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Nurse practitioners are often the key contact point for rural patients.
In many small rural towns there are no doctors to visit when you get sick, no GP to know your history, and no friendly receptionist to stock you up with magazines while you await your turn. Instead, nurse practitioners run the show — upskilling themselves to a point where they can operate not only as practice managers, but write and give prescriptions, bill through Medicare, and refer to specialists.
Nurse Practitioners are essential in rural Queensland, and especially so in the small town of Camooweal which sits two hours from Mount Isa and only 13 kilometres from the Northern Territory border.
What is a nurse practitioner?
- A nurse practitioner is a registered nurse educated and authorised to function autonomously and collaboratively in an advanced and extended clinical role
- A practice nurse is an enrolled nurse or a registered nurse, including nurse practitioners, who is employed by, or whose services are otherwise retained by, a general practice
Camooweal is a town with a high Indigenous population and its director of nursing and nurse practitioner Andrew McCallum says kidney disease and diabetes are major issues in the town.
“I don’t think it matters whether you’re a doctor, nurse, or health worker. Having someone locally who knows people and their conditions, where they’re up to with the treatment … it’s really important,” he said.
“Some of them have five or six different specialists … and a lot of people out here have quite poor health literacy — meaning they maybe don’t understand a lot about the medical terminology or treatments.”
Nurse practitioners work under an individualised scope of practice which outlines the roles and responsibilities they can take on and when the primary healthcare general practitioner will take over.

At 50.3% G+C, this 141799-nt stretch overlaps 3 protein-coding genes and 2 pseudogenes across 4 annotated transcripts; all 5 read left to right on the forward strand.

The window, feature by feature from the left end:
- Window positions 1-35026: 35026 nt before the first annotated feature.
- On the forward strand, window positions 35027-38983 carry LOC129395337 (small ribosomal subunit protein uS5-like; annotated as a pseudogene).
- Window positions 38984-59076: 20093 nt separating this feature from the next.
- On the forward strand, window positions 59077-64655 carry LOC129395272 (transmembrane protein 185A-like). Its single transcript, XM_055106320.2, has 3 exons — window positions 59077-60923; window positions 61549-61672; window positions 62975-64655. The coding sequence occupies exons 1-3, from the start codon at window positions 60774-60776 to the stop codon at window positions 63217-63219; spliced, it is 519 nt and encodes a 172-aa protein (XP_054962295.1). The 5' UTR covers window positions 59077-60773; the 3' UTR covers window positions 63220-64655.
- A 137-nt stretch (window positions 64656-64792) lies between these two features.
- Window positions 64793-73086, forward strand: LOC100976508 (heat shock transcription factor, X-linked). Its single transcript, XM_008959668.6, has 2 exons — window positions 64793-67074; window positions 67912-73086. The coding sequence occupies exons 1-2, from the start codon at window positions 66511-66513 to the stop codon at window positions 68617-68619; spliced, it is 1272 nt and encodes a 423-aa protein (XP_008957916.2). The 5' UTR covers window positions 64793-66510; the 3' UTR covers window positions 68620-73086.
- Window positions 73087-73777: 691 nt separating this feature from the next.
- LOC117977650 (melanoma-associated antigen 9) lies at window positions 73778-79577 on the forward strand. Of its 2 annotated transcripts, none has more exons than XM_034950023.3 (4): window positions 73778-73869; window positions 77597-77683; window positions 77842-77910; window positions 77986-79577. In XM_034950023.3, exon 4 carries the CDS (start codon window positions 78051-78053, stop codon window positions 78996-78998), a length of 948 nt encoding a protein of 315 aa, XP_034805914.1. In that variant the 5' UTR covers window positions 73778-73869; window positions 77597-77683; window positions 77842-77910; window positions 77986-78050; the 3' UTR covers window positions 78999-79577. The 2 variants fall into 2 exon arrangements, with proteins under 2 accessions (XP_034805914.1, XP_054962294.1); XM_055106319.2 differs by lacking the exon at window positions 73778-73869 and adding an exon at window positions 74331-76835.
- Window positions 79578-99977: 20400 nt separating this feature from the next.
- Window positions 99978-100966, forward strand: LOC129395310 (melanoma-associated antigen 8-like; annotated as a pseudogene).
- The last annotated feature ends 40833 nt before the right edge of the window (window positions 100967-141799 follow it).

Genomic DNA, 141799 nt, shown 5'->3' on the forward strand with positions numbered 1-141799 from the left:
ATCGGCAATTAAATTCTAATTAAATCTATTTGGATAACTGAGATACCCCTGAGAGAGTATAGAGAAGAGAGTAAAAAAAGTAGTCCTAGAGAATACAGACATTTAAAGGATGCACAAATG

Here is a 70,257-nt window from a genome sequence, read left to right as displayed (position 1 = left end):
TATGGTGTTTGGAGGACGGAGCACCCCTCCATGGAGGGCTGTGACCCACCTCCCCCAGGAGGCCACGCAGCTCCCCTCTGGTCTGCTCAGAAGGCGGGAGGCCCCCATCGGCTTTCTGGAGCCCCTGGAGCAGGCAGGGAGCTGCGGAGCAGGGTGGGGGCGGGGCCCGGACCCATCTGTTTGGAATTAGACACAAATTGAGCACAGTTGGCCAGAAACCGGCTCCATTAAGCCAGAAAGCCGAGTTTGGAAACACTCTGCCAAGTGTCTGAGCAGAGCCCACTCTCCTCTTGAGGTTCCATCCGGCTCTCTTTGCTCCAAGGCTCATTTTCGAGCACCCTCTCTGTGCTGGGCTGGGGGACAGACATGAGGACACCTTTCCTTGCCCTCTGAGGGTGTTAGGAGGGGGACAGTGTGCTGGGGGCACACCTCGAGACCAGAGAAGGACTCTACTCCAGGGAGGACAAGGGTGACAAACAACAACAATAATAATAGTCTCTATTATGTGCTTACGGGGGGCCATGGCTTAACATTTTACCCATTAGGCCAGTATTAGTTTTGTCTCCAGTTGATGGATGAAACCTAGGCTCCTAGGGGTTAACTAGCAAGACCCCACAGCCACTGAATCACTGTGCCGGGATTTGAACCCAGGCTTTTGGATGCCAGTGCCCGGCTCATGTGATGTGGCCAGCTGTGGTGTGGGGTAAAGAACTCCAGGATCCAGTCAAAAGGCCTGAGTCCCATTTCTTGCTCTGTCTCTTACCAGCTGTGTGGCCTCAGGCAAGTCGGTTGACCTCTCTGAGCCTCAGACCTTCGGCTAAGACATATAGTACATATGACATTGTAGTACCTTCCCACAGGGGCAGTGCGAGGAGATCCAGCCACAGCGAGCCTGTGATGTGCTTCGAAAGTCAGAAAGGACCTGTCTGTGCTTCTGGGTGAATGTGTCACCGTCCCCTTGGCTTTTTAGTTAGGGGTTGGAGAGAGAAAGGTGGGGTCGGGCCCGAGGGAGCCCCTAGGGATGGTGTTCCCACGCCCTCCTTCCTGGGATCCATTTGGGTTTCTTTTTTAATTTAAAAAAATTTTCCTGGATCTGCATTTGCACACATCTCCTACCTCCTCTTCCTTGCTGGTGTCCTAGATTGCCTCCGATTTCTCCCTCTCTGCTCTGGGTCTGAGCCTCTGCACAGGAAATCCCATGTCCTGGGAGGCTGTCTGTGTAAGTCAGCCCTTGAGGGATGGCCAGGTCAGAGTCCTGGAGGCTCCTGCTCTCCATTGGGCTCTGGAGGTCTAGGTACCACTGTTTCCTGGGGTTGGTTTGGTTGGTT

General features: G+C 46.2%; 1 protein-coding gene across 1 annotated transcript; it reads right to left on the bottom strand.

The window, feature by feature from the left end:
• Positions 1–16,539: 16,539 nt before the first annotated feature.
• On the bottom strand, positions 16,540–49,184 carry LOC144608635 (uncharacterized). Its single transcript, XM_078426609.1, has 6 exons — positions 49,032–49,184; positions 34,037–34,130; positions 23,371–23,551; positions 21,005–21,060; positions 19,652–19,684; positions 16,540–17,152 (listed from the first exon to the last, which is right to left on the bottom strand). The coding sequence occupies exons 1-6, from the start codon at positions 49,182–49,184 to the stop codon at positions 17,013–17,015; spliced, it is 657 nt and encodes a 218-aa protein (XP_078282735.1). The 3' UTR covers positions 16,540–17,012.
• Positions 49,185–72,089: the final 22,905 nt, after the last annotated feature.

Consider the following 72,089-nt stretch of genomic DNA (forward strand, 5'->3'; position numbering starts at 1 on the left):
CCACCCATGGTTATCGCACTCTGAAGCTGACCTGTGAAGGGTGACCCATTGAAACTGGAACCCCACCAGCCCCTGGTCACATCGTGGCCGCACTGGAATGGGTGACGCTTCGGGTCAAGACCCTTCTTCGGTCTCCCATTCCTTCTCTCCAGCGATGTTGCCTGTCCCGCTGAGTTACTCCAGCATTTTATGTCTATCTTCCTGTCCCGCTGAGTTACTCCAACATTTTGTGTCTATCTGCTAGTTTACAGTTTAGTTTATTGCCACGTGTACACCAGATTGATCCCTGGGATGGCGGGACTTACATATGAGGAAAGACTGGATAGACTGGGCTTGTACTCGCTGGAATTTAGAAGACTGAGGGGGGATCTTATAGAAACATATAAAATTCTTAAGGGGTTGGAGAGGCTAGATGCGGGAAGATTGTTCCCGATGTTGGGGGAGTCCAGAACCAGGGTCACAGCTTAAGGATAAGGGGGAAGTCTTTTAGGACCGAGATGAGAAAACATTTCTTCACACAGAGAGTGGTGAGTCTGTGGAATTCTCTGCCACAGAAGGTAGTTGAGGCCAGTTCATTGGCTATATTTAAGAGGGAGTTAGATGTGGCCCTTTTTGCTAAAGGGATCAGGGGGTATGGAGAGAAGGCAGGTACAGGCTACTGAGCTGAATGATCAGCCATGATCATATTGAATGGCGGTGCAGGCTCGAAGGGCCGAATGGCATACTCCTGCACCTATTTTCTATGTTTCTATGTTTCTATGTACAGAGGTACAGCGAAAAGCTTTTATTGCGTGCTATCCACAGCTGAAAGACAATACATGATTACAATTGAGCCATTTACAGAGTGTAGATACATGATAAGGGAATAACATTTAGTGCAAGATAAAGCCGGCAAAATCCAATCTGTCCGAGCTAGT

In Camooweal, the primary GP service is provided by the Royal Flying Doctor Service.
For Mr McCallum, the ability to bulk bill and directly refer patients to specialists gives him the opportunity to keep people in the town longer without them having to go to Mount Isa or Townsville for treatment.
“An example may be a patient with kidney disease that has really complicated issues,” he said.
“We can manage locally and then, once you start getting beyond that scope of practice, I would consult directly with a renal physician or a kidney specialist.”
Mr McCallum has worked in Camooweal since 2015, and Rural Doctors Association of Queensland president Dr Clare Walker, who is based in the western Queensland town of Longreach, said that continuity of care was vital.
“We often have problems recruiting GPs to rural and remote areas,” Dr Walker said.
“What we’re seeing more of, and I think this is where the true and high value for our patients comes from, is [nurse practitioners] caring for patients with their chronic diseases.
“Our nurse practitioners are often in the right place to provide that ongoing continuity of care, really help these patients manage their symptoms and avoid the complications of their diseases.”
While the call is often put out to attract doctors to rural areas with financial incentives, Dr Walker said a major gap in the system leaves nurses and nurse practitioners left out.
“As doctors we receive funding to live in remote places and that rural area locality allowance increases with the rurality with which we live,” Dr Walker said.
“There isn’t anything like that for nursing staff except for a small pocket around Mount Isa, which is a historical arrangement.
“I think it’s something that this government should look at.”
The Queensland Nurses and Midwives’ Union secretary Beth Mohle said some nurse practitioners around Queensland already received financial incentives.
“Remote nurses are invaluable, hard-working, and form an integral part of remote communities,” Ms Mohle said.
“Under Queensland Health’s existing Remote Area Nursing Incentive Package (RANIP), remote nurses working in seven Queensland Hospital and Health Service (HHS) districts covering more than 55 remote locations receive a raft of financial incentives.
“The QNMU and Queensland Health are currently working to further expand these locations and incentives.”
Dr Walker said she believed the issue stemmed from old concepts and needed to be reviewed as nurse practitioners take the responsibilities approaching those of primary healthcare workers, such as GPs.
“Often the [nurse practitioners] see the patients and are completely responsible for their care, without a doctor in their town in many cases,” she said.
This article was originally published on ABC at www.abc.net.au on 24/9/19 by Kelly Butterworth.